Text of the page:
In most respects, the two men were remarkably different. Hitler spent his early life as an aspiring, though unsuccessful, artist—often unemployed and, for the most part, self-educated. During World War I, he served in the trenches and attained the rank of corporal.
Pétain was the product of France’s top military academies. He began World War I as a Brigadier General, rose to become the Commander-in-Chief of the French army, and was a Marshal of France by the time the war was over.
Unlike the Fuehrer, Pétain was famous as a womaniser throughout much of his life.
Hitler’s attitude towards France had been altered by Vichy’s spirited defence of Dakar against de Gaulle and the British, and by Vichy’s subsequent bombing of the British naval base at Gibraltar. On 24 September, Hitler authorized Vichy to reequip its air force in North Africa. The softening of Nazi policy prompted Pétain to respond (on 10 October) that France wished to shed its ‘traditional relationships’—meaning, in particular, its close association with Great Britain.
What did Hitler want from Pétain on 24 October 1940?
Basically, Hitler wanted much the same as he’d wanted a day earlier from his meeting with Franco: An alliance against the British.
The Fuehrer’s new Mediterranean strategy would see Spain, France and Italy sealing off the whole of southern Europe and dividing North Africa amongst themselves. If Spain wanted French Morocco and Italy wanted part of French Algeria—then maybe France could be compensated with Nigeria, when the British were finally ousted from western Africa. (But the Hendaye meeting between Hitler and Franco had gone badly. Many aspects of the Fuehrer’s strategy were already moot).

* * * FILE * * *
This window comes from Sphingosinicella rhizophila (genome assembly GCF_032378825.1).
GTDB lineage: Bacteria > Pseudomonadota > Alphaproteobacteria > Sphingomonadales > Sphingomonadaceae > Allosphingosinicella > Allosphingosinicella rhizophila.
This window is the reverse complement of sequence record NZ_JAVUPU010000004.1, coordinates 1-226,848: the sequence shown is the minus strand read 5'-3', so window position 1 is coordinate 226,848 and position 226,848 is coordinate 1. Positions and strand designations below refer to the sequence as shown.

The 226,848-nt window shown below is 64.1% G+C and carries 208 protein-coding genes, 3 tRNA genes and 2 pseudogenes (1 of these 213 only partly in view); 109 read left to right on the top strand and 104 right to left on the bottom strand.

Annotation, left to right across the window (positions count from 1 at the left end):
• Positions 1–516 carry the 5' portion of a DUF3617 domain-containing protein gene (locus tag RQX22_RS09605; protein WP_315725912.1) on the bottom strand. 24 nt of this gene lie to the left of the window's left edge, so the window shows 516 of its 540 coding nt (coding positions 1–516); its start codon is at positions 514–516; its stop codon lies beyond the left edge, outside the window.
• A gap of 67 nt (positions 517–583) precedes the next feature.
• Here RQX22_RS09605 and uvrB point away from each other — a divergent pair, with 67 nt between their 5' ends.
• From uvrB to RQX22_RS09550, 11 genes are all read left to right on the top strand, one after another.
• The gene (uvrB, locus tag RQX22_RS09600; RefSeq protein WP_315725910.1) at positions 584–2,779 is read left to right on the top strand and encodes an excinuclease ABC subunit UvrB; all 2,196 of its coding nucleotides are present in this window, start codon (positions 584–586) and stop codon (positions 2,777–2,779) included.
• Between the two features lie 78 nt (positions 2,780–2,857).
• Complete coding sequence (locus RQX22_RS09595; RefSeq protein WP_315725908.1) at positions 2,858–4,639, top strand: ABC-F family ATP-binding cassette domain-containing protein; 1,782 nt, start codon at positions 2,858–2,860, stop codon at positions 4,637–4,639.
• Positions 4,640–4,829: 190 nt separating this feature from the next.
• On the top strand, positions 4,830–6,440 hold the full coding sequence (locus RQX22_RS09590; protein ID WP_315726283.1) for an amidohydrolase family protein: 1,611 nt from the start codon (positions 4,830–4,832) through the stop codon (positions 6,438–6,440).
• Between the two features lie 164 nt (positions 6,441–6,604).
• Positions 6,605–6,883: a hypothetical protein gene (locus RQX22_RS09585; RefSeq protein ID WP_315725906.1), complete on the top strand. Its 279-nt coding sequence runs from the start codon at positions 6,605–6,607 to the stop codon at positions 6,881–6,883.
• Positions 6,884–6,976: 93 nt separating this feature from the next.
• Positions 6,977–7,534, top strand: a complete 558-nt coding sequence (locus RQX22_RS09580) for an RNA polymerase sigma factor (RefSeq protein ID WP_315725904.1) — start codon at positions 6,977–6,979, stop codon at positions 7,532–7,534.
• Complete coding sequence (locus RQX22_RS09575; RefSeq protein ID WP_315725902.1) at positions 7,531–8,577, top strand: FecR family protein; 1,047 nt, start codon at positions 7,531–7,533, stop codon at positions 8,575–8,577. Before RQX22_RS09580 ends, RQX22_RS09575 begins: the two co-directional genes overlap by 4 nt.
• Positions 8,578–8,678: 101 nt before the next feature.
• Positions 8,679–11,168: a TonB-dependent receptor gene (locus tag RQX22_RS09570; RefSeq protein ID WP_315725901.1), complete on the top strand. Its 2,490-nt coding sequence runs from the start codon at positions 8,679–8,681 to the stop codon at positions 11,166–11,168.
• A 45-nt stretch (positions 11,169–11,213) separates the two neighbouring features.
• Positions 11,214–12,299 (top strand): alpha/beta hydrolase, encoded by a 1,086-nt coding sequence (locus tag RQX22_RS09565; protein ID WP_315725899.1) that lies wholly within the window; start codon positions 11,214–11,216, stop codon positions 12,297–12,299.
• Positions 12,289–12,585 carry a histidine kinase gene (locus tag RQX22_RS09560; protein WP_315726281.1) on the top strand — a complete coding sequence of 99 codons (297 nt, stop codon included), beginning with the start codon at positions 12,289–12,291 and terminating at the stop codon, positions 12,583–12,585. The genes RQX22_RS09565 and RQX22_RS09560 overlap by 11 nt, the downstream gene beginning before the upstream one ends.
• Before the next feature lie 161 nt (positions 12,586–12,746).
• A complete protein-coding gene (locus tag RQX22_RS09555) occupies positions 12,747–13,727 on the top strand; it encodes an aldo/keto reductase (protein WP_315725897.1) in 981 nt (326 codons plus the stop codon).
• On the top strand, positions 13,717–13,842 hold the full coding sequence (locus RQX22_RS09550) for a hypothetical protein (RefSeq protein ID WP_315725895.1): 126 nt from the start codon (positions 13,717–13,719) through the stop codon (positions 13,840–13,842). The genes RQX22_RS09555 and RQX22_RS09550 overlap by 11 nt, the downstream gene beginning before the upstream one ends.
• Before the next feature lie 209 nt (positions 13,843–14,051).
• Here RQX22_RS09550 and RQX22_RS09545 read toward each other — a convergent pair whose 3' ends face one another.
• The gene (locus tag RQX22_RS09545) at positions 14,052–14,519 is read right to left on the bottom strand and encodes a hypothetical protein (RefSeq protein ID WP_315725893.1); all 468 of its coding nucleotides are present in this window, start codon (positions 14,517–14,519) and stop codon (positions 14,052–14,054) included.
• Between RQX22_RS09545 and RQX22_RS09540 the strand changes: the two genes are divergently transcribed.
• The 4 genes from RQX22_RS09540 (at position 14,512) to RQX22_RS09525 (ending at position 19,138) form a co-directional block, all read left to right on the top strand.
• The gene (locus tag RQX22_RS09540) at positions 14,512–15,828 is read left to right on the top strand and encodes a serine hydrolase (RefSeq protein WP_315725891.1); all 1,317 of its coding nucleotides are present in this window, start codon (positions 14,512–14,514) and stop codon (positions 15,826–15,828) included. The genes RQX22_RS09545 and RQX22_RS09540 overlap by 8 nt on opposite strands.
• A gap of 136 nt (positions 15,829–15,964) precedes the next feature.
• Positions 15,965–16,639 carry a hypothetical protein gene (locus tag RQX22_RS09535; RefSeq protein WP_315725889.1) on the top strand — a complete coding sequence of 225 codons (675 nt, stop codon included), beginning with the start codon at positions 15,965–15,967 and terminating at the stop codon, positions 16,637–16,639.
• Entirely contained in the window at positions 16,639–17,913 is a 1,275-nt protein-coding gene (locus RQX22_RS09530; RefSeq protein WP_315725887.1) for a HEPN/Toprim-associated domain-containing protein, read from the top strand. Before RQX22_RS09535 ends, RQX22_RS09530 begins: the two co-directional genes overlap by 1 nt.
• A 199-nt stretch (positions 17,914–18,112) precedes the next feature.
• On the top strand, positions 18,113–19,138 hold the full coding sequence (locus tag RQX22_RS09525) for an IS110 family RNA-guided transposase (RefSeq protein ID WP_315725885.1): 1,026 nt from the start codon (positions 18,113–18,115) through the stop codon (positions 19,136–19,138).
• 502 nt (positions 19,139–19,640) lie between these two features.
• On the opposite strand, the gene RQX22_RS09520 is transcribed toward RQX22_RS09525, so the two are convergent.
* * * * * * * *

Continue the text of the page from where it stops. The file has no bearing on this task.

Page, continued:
Pétain was presented with two choices:
(1) Bank on the near certainty of a German victory and join the winning side by declaring war against Britain. After all, Britain was already waging war against Vichy by attacking the French fleet and France’s various colonial possessions. If France joined Hitler, she could look forward to receiving generous terms from Germany (a reduction in reparations for the cost of the war, return of French prisoners, etc).
(2) Not enter the war on Germany’s side. If the British lost or negotiated a peace agreement of their own with Hitler, then France would be required to pay large reparations to Germany (as Germany had paid to the Allies at the end of World War I).
Nonetheless, he made world news when he was photographed shaking hands with Germany’s Fuehrer.
When Churchill saw the picture, he was outraged. (He had always considered Pétain to be a defeatist).
When Roosevelt saw the picture, he was convinced Pétain was about to hand over France’s fleet to Hitler.
One immediate consequence of the Montoire meeting was a speech that Pétain broadcast to the French nation on 30 October 1940. He announced that he had decided to enter “the path of collaboration” (d’entrer “dans la voie de la collaboration.”).
The term ‘collaborator’ (in French: ‘collaborateur’ or ‘collabo’) dates from Pétain’s speech. Its derogatory connotation came shortly, though not immediately, thereafter.